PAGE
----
We are developing a national capacity to train the next generation of state and federal agency scientists in taxonomic identification of harmful marine algae, helping to rebuild and maintain expertise critical to managing the impacts of harmful algal blooms in every U.S. coastal region.
Why We Care
Many harmful algal bloom (HAB) research and monitoring programs rely heavily on trained experts who can recognize often subtle, morphological characteristics of HAB species and quantify cell abundances in water samples via microscopy. Cell counts are often used as an early warning of potentially harmful blooms and a trained taxonomist with a light microscope continues to be a critical and cost-effective early warning and monitoring tool. As the “gold standard” of HAB species identification methods, specialists trained in these methods are also needed to help other researchers verify results from new technologies being developed to facilitate automated HAB cell identification in areas with diverse HABs or with emerging HAB problems.
Training the next generation of U.S. HAB managers, scientists, and technicians in HAB taxonomy is widely recognized as a core national infrastructure need by NOAA, Congress, and the HAB community (see Footnote 1). These skills are critical for the continued success of early warning monitoring programs that protect state shellfish growing areas, which are recommended by the Interstate Shellfish Sanitation Conference (the administrative body of the National Shellfish Sanitation Program). The current generation of U.S.HAB taxonomic experts is at or beyond retirement age and reliance on ad hoc and generalist training programs has led to a lack of national preparedness in this area.
What We Are Doing
NCCOS funding will help develop, convene, and sustain a professional HAB identification training program for the United States. The program will be located at the Bigelow Laboratory for Ocean Sciences in East Boothbay, Maine, and will capitalize on resources and expertise housed at the Provasoli-Guillard National Center for Marine Algae and Microbiota (NCMA). The course will provide expert, certified training in marine harmful algal taxonomy using a combination of lectures and hands-on exercises, and will have an intensive Web-based component to expand the utility of the course. The project will establish detailed course material for an annual taxonomy class to be hosted at the Bigelow Laboratory through the NCMA for three years. It will also develop an implementation plan that will facilitate the transition to a self-supporting annual or biannual class hosted by the NCMA. These certified training courses will benefit and target local, state, and federal government workers involved in all aspects of HAB management and research.
This training course project is part of NCCOS’s Monitoring and Event Response for Harmful Algal Blooms (MERHAB) program. The project leaders are Drs. Michael Lomas and Cynthia Heil of the Bigelow Laboratory for Ocean Sciences.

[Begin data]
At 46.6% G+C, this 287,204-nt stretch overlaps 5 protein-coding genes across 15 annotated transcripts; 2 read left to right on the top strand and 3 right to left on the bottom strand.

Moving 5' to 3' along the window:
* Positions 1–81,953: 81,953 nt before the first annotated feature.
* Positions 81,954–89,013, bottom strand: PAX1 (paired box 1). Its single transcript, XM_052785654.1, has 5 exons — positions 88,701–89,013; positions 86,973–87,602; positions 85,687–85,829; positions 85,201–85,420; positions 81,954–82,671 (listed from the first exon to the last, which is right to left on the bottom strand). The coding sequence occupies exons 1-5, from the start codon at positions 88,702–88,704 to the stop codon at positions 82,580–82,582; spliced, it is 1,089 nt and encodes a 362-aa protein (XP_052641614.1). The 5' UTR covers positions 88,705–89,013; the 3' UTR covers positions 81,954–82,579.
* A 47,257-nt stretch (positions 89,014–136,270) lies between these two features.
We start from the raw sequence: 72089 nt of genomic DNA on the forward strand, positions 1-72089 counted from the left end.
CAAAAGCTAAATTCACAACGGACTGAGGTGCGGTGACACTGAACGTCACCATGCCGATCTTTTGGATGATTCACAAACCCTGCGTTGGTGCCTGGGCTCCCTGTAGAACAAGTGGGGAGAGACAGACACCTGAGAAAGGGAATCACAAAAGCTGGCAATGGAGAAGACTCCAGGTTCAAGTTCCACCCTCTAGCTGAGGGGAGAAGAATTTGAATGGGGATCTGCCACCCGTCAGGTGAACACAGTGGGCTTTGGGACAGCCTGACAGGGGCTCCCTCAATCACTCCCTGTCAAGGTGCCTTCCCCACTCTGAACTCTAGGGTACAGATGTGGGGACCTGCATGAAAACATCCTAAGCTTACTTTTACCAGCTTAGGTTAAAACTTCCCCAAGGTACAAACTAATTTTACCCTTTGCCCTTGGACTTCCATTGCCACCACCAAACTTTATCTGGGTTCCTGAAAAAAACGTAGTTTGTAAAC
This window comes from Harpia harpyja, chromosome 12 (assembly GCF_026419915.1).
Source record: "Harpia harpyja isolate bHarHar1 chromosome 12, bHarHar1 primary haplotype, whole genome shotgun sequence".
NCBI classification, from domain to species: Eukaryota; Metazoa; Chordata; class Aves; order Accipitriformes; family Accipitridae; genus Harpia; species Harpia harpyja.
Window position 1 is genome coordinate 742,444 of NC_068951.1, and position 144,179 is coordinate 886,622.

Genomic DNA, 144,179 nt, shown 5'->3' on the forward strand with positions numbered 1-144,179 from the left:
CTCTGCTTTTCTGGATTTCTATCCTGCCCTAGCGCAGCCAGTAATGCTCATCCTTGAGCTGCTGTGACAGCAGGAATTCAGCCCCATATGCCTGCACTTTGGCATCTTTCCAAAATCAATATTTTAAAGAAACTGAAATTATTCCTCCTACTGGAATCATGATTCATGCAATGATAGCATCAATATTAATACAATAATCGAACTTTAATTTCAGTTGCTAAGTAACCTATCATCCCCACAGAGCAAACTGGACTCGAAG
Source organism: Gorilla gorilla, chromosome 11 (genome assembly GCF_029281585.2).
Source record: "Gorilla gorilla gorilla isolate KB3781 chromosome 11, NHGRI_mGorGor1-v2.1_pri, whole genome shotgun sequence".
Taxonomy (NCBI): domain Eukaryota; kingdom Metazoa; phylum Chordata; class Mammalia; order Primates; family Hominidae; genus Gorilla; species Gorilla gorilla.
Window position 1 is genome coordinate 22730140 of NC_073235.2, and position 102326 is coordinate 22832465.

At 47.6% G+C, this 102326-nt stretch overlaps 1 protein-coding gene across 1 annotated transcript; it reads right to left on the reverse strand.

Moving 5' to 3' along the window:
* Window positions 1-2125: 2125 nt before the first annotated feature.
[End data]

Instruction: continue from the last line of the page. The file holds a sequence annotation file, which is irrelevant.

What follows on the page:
Benefits of Our Work
This project will train the next generation of scientists in taxonomic identification of harmful algae. The research will have immediate and long-term benefits to maintain the skilled workforce needed by state and federal monitoring agencies to provide accurate and timely data for management decisions to safeguard human and environmental health and to validate the results of new automated HAB detection technologies being developed by the U.S. research community. It will enable the United States to maintain the highly qualified workforce essential to meet expanding management needs for HAB prediction and response.
To date we have trained a total of 47 students from a variety of local, state, federal, tribal, academic, NGO and ‘other’ agencies involved in HAB monitoring on the fundamentals of classical, microscopic HAB taxonomy.
A primary outcome of this course remains the more accurate and timely identification of HAB species at multiple management levels (local, state, federal, tribe) in the U.S. This in turn allows for timely and accurate decision making in support of HAB management at the local, state, regional and federal levels. This has been especially critical in the past 2 years with ongoing toxic, regional Pseudo-nitzschia blooms in New England. It was also critical to the identification of an unusual Karenia mikimotoi bloom which occurred in the fall of 2017 in Portland Harbor and Casco Bay, Maine and was first identified by a 2017 MERHAB Course student.
Footnote 1 Harmful Algal Research and Response: A National Environmental Science Strategy 2005–2015 (HARRNESS), National Plan for Algal Toxins and Harmful Algal Blooms; and National Assessment of Efforts to Predict and Respond to Harmful Algal Blooms in U.S. Waters; and National Scientific Research, Development, Demonstration, and Technology Transfer Plan on Reducing Impacts from Harmful Algal Blooms (RDDTT).